How bakers lose out with standing orders

bakery standing orders versus sales-based orders

Standing orders can be replaced by a far more profitable approach, says Rob McIlroy.

Standing orders are the repeat orders that are automatically sent to a customer. They save bakers the trouble of entering orders for customers who take similar orders every time. Effectively, they are a rubber-stamping exercise to save both the baker and the customer unnecessary time re-entering the same information every week.

Retail bakery chains find standing orders useful to ensure that their shops receive an order without the shop manager having to amend every line within an order every day. The downside is that due to constraints on shop managers’ time or their levels of enthusiasm/ability, standing orders for bakers shops are all too frequently left unaltered, often to the detriment of the business.

In fact, while standing orders can still be the best solution in certain circumstances, they are a poor substitute for alternatives that have become far more accessible in recent years.

Historically, standing orders were essential due to the high volume of orders in most bakeries together with a lack of alternatives to make better use of the data involved.
However, as the technology for generating and taking orders has become increasingly cost-effective and sophisticated, the instances where the use of standing orders is still best practice have diminished.

Standing orders are a good way of ensuring that a customer gets an order without having to work out more precisely what the best order would be. For small orders, this may well be the best approach as it may not be worth spending much time reviewing them. Nevertheless, there are many instances where standing orders can be profitably replaced by a more proactive approach.

Standing orders, as their name implies, are static. Sales-based orders are dynamic.

Many retail bakers now have a wealth of real time sales and stock data available to them from their till systems. However, most have yet to make best use of this information to optimise their ordering. With a data feed from their tills and using a system such as our own Cybake Instore solution, their shop orders can now be based upon actual sales and stock data.

This has a number of key benefits. Firstly, best-practice from within each business can now be built into the calculation used to generate a sales-based order (SBO) for each order line.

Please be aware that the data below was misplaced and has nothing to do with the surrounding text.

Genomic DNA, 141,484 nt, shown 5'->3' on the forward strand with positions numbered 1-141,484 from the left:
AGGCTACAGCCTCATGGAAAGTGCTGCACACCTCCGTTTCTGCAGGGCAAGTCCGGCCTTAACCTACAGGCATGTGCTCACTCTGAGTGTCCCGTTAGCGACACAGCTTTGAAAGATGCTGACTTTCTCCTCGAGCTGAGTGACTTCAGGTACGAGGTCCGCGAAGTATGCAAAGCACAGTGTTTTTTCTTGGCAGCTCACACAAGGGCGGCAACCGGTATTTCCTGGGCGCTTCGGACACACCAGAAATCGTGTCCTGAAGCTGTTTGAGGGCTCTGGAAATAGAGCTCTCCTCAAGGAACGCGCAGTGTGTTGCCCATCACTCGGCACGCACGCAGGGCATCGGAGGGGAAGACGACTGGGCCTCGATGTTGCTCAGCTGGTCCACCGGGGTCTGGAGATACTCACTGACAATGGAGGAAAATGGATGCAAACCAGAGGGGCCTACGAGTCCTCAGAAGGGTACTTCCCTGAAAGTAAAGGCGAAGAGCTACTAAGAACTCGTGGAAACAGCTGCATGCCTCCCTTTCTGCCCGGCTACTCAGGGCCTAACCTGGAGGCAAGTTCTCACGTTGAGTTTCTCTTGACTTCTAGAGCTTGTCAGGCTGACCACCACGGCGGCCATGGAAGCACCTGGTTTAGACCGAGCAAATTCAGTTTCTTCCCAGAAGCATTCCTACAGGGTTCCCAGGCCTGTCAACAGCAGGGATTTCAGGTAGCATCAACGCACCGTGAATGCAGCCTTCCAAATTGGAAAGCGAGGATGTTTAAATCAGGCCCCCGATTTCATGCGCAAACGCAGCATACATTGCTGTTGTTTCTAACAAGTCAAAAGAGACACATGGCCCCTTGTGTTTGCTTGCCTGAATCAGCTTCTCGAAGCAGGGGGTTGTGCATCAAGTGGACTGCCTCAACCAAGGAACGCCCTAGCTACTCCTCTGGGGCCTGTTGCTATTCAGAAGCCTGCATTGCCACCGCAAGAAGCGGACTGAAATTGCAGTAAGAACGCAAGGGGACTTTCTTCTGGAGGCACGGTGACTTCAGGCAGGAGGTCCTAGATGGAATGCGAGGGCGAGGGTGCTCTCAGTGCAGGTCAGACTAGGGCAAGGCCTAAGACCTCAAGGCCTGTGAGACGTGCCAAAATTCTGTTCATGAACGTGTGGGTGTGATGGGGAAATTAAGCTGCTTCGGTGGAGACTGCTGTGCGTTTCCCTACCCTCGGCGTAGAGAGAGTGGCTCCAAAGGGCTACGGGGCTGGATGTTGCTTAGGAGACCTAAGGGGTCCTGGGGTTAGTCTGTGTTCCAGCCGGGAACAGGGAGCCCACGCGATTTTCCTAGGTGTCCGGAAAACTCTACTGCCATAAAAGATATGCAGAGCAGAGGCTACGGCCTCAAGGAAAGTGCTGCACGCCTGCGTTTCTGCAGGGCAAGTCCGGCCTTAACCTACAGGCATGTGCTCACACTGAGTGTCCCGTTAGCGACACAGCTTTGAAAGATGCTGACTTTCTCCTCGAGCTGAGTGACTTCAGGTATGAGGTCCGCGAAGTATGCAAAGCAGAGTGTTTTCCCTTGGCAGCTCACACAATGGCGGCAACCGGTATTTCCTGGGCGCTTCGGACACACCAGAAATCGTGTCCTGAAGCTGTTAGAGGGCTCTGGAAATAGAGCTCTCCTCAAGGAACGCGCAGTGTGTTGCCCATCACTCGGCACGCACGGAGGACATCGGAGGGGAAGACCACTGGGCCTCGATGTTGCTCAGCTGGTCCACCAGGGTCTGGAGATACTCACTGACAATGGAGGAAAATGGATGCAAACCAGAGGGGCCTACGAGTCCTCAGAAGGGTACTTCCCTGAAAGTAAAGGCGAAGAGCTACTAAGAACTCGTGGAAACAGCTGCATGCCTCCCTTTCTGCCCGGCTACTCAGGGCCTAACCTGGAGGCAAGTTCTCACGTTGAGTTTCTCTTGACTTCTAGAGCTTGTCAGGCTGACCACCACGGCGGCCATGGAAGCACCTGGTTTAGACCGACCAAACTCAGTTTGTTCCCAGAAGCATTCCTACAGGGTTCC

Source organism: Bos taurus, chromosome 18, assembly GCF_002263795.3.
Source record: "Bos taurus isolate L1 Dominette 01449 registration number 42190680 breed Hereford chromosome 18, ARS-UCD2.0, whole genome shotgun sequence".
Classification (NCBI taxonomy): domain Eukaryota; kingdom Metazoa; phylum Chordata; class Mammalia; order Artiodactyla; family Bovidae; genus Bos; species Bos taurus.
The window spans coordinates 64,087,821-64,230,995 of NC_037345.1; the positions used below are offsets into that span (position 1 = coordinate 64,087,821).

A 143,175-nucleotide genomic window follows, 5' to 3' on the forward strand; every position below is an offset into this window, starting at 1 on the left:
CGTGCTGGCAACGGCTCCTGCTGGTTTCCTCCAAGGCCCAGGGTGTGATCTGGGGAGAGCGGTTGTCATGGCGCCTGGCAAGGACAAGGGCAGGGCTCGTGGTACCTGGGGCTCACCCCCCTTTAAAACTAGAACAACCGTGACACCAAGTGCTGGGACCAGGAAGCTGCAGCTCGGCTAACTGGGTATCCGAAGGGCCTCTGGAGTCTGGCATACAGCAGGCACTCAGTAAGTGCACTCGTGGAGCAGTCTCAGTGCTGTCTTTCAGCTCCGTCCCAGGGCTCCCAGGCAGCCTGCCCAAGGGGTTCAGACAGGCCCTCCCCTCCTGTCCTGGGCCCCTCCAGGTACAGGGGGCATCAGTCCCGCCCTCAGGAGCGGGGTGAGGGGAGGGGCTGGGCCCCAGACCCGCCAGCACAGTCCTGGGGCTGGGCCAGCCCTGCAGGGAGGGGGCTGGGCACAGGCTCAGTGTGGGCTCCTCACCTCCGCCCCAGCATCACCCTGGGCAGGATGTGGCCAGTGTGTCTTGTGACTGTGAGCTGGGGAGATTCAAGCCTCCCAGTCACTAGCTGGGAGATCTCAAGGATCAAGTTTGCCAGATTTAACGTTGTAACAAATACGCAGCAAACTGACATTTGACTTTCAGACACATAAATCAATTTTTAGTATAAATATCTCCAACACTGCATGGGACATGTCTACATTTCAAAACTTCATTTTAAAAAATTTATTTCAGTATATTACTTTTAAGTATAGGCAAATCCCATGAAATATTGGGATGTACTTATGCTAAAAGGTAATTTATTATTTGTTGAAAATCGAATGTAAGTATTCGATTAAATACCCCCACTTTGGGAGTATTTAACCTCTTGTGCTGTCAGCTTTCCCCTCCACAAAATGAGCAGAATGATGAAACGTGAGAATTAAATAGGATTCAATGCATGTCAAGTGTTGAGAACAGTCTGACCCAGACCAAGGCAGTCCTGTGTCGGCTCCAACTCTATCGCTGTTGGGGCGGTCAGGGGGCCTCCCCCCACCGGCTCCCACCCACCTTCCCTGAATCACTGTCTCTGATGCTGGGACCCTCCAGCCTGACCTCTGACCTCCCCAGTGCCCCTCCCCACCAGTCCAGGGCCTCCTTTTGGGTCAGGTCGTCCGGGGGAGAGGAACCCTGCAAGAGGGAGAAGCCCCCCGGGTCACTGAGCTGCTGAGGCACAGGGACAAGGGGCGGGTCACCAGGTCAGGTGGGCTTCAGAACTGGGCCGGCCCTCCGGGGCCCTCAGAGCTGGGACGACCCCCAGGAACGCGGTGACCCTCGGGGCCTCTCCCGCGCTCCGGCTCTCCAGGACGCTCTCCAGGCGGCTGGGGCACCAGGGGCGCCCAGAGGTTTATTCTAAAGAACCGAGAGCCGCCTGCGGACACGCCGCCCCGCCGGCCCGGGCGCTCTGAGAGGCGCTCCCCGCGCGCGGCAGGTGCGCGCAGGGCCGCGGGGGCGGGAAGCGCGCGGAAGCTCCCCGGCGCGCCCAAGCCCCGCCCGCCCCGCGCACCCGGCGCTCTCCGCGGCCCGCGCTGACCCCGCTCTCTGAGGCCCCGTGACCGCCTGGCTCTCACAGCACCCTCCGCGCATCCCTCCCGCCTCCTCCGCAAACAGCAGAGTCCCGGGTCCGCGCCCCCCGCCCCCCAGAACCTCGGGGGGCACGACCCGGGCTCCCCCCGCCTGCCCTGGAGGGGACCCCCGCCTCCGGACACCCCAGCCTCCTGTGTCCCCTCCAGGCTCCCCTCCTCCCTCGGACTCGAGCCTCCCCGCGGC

Built-in best practice

This ensures that the minimum ordering standard across the business is at least as good as its best shop manager. And, of course, a software application works 365 days a year without concerns over holidays, sickness cover or ability.

Secondly, replacing standing orders with a minimum order level for each product ensures a consistent minimum level of availability.

Thirdly, SBO controls waste levels within the parameters set by the business.

On top of these benefits, setting up recipes for products made up in-store, such as sandwiches, allows reconciliation of their component parts and hence an SBO based on sales and usage.

This avoids the universal problem of how to more accurately order bread rolls that are both sold as rolls and also used to make sandwiches. The traditional solution has been to heavily over-order to ensure the shop doesn’t run out and loose valuable sandwich sales.

At seasonal times of year, the SBO can be based upon sales for the same time last year. Also, the SBO for products on promotion can be based upon the last time those products or comparable products were on promotion.

Shop managers should typically accept an SBO but should also be able to override it to allow for local influences that have not been allowed for. This should be the exception, with the managerbeing held accountable through compliance monitoring.

As long as they are using modern EPOS tills, jiffy trucks, sandwich vans and the like need to be included in any sales-based ordering initiative. As they are, essentially, mobile shops, the same rules apply, giving far greater control at the same time as optimising sales and waste.

For those bakers willing to take advantage of these technological advances, the benefits are considerable. Standing orders, as their name implies, are static. Sales-based orders are dynamic.

A well-managed system that generates SBOs is proven to consistently outperform even the best sales managers due to the huge amounts of data that have to be processed to arrive at the best possible order.

Even for relatively small businesses, this type of sales-based ordering system is now commercially viable. There is considerable competitive advantage to be gained by those who adopt this type of ordering practice – it has been used by the larger multiples for decades.

Shop managers should typically accept an SBO but should also be able to override it to allow for local influences that have not been allowed for.

About Robert McIlroy

Cybake Implementation specialist Robert McIlroy is a bakery industry veteran who also sits on the board of a four star hotel. You can follow him on Twitter at @Rob_CyBake.